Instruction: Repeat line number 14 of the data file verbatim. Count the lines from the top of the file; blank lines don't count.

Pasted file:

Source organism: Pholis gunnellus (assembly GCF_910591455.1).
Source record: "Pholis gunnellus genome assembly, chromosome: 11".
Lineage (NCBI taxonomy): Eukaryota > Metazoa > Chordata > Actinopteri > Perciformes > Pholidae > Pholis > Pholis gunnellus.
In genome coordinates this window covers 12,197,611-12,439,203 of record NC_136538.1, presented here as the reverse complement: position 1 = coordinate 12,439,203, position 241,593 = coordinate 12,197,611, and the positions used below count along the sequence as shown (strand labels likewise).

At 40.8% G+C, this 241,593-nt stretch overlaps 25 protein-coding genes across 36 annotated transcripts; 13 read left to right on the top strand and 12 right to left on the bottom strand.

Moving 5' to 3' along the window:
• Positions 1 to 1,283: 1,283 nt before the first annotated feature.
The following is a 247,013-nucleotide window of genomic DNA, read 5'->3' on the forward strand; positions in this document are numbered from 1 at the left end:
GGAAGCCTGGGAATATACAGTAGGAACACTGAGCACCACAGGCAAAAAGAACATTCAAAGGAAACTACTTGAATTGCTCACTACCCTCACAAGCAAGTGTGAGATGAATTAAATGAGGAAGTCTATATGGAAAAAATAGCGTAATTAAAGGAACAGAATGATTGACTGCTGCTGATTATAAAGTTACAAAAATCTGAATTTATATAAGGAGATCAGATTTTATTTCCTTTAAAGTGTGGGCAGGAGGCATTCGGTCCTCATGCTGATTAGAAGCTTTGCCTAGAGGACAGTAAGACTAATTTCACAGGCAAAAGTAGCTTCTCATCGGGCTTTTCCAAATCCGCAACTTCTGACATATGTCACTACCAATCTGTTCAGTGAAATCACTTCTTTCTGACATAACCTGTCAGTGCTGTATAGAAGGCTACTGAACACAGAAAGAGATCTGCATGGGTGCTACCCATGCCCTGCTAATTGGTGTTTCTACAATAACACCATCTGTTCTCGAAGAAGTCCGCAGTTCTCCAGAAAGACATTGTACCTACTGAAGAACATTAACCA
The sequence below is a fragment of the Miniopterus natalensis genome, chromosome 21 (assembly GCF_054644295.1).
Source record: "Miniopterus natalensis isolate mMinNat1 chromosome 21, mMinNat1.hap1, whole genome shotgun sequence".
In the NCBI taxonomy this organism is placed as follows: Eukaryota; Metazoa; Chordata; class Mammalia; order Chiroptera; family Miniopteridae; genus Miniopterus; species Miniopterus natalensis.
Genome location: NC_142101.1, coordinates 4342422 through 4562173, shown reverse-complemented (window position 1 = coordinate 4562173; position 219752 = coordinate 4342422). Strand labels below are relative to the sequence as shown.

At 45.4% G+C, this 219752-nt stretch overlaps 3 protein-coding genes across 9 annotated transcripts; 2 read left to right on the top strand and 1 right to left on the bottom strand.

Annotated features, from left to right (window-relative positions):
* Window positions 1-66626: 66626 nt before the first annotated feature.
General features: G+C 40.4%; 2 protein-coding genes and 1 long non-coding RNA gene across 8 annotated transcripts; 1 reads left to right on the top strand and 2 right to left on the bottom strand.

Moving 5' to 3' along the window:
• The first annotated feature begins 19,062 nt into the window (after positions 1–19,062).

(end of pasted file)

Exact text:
At 45.4% G+C, this 219752-nt stretch overlaps 3 protein-coding genes across 9 annotated transcripts; 2 read left to right on the top strand and 1 right to left on the bottom strand.